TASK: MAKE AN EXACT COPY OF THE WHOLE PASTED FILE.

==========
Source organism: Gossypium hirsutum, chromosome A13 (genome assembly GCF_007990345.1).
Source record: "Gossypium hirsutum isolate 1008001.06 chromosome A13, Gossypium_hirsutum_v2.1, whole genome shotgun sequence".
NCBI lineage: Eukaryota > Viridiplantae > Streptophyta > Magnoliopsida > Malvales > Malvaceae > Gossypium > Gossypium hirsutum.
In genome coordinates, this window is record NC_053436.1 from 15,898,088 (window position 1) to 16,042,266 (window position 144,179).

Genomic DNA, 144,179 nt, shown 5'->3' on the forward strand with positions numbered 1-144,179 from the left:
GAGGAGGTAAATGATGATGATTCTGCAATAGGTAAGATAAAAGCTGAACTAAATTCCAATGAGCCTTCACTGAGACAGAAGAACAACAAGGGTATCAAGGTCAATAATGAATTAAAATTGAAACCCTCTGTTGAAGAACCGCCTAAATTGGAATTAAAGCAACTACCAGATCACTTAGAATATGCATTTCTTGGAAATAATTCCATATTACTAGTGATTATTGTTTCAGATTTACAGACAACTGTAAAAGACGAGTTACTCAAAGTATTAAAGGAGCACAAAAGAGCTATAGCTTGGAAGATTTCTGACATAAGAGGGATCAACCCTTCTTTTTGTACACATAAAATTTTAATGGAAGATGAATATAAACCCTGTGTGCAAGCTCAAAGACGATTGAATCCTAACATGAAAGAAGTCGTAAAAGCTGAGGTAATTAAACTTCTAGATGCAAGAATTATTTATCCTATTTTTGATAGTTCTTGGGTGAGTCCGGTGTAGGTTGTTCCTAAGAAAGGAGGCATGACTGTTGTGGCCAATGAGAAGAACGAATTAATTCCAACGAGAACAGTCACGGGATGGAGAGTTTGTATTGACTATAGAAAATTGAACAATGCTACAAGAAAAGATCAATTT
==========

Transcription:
Source organism: Gossypium hirsutum, chromosome A13 (genome assembly GCF_007990345.1).
Source record: "Gossypium hirsutum isolate 1008001.06 chromosome A13, Gossypium_hirsutum_v2.1, whole genome shotgun sequence".
NCBI lineage: Eukaryota > Viridiplantae > Streptophyta > Magnoliopsida > Malvales > Malvaceae > Gossypium > Gossypium hirsutum.
In genome coordinates, this window is record NC_053436.1 from 15,898,088 (window position 1) to 16,042,266 (window position 144,179).

Genomic DNA, 144,179 nt, shown 5'->3' on the forward strand with positions numbered 1-144,179 from the left:
GAGGAGGTAAATGATGATGATTCTGCAATAGGTAAGATAAAAGCTGAACTAAATTCCAATGAGCCTTCACTGAGACAGAAGAACAACAAGGGTATCAAGGTCAATAATGAATTAAAATTGAAACCCTCTGTTGAAGAACCGCCTAAATTGGAATTAAAGCAACTACCAGATCACTTAGAATATGCATTTCTTGGAAATAATTCCATATTACTAGTGATTATTGTTTCAGATTTACAGACAACTGTAAAAGACGAGTTACTCAAAGTATTAAAGGAGCACAAAAGAGCTATAGCTTGGAAGATTTCTGACATAAGAGGGATCAACCCTTCTTTTTGTACACATAAAATTTTAATGGAAGATGAATATAAACCCTGTGTGCAAGCTCAAAGACGATTGAATCCTAACATGAAAGAAGTCGTAAAAGCTGAGGTAATTAAACTTCTAGATGCAAGAATTATTTATCCTATTTTTGATAGTTCTTGGGTGAGTCCGGTGTAGGTTGTTCCTAAGAAAGGAGGCATGACTGTTGTGGCCAATGAGAAGAACGAATTAATTCCAACGAGAACAGTCACGGGATGGAGAGTTTGTATTGACTATAGAAAATTGAACAATGCTACAAGAAAAGATCAATTT